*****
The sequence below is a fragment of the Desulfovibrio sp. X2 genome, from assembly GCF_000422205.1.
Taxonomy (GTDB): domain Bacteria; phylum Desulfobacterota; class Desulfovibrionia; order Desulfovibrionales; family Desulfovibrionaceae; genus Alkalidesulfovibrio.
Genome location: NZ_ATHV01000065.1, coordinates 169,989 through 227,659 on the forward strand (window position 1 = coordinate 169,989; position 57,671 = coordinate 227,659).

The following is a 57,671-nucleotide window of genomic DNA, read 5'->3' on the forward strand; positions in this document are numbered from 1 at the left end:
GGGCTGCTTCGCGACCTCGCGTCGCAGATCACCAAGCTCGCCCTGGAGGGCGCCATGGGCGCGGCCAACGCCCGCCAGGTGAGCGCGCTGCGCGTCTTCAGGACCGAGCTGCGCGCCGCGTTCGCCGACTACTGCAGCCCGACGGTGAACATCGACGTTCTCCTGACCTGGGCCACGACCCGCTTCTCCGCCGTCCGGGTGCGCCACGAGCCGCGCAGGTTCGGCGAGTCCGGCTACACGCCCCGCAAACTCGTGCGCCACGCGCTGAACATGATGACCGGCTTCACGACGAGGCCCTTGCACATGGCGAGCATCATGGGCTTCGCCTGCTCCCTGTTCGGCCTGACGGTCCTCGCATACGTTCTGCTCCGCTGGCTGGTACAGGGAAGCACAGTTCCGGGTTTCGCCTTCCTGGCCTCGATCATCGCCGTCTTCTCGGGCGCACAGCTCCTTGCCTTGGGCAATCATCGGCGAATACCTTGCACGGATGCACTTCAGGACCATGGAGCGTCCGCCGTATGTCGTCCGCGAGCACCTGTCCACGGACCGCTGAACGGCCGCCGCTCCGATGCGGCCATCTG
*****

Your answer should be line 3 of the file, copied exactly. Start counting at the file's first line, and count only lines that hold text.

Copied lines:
Genome location: NZ_ATHV01000065.1, coordinates 169,989 through 227,659 on the forward strand (window position 1 = coordinate 169,989; position 57,671 = coordinate 227,659).